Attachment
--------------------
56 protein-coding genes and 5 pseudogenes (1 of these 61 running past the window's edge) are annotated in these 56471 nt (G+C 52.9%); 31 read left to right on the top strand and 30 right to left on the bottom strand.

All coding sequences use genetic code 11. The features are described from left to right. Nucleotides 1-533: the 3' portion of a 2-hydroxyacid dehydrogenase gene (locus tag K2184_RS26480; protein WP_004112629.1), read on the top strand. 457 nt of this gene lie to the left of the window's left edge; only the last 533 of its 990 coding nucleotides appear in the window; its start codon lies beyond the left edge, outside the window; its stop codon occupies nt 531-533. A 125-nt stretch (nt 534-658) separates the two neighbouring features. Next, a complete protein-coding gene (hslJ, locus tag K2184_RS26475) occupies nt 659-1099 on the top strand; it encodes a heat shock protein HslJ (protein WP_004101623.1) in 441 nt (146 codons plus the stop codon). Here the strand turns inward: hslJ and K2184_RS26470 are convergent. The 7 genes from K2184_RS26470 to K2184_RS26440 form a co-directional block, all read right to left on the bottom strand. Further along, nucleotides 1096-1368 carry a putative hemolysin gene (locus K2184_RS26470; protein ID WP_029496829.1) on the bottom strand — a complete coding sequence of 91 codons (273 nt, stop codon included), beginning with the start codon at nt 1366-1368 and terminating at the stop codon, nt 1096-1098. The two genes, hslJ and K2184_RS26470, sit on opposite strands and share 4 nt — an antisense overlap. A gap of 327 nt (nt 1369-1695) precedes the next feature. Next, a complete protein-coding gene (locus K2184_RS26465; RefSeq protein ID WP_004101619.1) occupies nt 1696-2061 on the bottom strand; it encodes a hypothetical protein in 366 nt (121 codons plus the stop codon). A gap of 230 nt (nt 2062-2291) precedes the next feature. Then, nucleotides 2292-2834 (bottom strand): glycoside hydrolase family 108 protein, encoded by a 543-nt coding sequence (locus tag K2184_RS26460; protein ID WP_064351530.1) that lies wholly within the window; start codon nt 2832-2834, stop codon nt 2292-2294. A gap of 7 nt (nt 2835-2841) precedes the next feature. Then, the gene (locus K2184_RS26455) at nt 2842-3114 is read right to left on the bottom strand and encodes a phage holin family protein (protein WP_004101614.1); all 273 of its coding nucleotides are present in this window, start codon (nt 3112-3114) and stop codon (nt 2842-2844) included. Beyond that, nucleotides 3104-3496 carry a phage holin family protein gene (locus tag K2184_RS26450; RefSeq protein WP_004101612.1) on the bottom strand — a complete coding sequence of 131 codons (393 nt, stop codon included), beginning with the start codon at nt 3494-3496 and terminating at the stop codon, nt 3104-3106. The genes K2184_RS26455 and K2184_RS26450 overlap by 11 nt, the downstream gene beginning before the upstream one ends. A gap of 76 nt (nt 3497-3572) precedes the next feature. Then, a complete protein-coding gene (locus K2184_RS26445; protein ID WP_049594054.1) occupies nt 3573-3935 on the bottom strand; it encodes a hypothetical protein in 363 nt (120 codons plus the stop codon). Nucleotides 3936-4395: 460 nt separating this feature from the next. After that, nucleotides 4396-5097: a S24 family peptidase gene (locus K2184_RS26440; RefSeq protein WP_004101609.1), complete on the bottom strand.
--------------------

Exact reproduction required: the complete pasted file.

56 protein-coding genes and 5 pseudogenes (1 of these 61 running past the window's edge) are annotated in these 56471 nt (G+C 52.9%); 31 read left to right on the top strand and 30 right to left on the bottom strand.

All coding sequences use genetic code 11. The features are described from left to right. Nucleotides 1-533: the 3' portion of a 2-hydroxyacid dehydrogenase gene (locus tag K2184_RS26480; protein WP_004112629.1), read on the top strand. 457 nt of this gene lie to the left of the window's left edge; only the last 533 of its 990 coding nucleotides appear in the window; its start codon lies beyond the left edge, outside the window; its stop codon occupies nt 531-533. A 125-nt stretch (nt 534-658) separates the two neighbouring features. Next, a complete protein-coding gene (hslJ, locus tag K2184_RS26475) occupies nt 659-1099 on the top strand; it encodes a heat shock protein HslJ (protein WP_004101623.1) in 441 nt (146 codons plus the stop codon). Here the strand turns inward: hslJ and K2184_RS26470 are convergent. The 7 genes from K2184_RS26470 to K2184_RS26440 form a co-directional block, all read right to left on the bottom strand. Further along, nucleotides 1096-1368 carry a putative hemolysin gene (locus K2184_RS26470; protein ID WP_029496829.1) on the bottom strand — a complete coding sequence of 91 codons (273 nt, stop codon included), beginning with the start codon at nt 1366-1368 and terminating at the stop codon, nt 1096-1098. The two genes, hslJ and K2184_RS26470, sit on opposite strands and share 4 nt — an antisense overlap. A gap of 327 nt (nt 1369-1695) precedes the next feature. Next, a complete protein-coding gene (locus K2184_RS26465; RefSeq protein ID WP_004101619.1) occupies nt 1696-2061 on the bottom strand; it encodes a hypothetical protein in 366 nt (121 codons plus the stop codon). A gap of 230 nt (nt 2062-2291) precedes the next feature. Then, nucleotides 2292-2834 (bottom strand): glycoside hydrolase family 108 protein, encoded by a 543-nt coding sequence (locus tag K2184_RS26460; protein ID WP_064351530.1) that lies wholly within the window; start codon nt 2832-2834, stop codon nt 2292-2294. A gap of 7 nt (nt 2835-2841) precedes the next feature. Then, the gene (locus K2184_RS26455) at nt 2842-3114 is read right to left on the bottom strand and encodes a phage holin family protein (protein WP_004101614.1); all 273 of its coding nucleotides are present in this window, start codon (nt 3112-3114) and stop codon (nt 2842-2844) included. Beyond that, nucleotides 3104-3496 carry a phage holin family protein gene (locus tag K2184_RS26450; RefSeq protein WP_004101612.1) on the bottom strand — a complete coding sequence of 131 codons (393 nt, stop codon included), beginning with the start codon at nt 3494-3496 and terminating at the stop codon, nt 3104-3106. The genes K2184_RS26455 and K2184_RS26450 overlap by 11 nt, the downstream gene beginning before the upstream one ends. A gap of 76 nt (nt 3497-3572) precedes the next feature. Then, a complete protein-coding gene (locus K2184_RS26445; protein ID WP_049594054.1) occupies nt 3573-3935 on the bottom strand; it encodes a hypothetical protein in 363 nt (120 codons plus the stop codon). Nucleotides 3936-4395: 460 nt separating this feature from the next. After that, nucleotides 4396-5097: a S24 family peptidase gene (locus K2184_RS26440; RefSeq protein WP_004101609.1), complete on the bottom strand.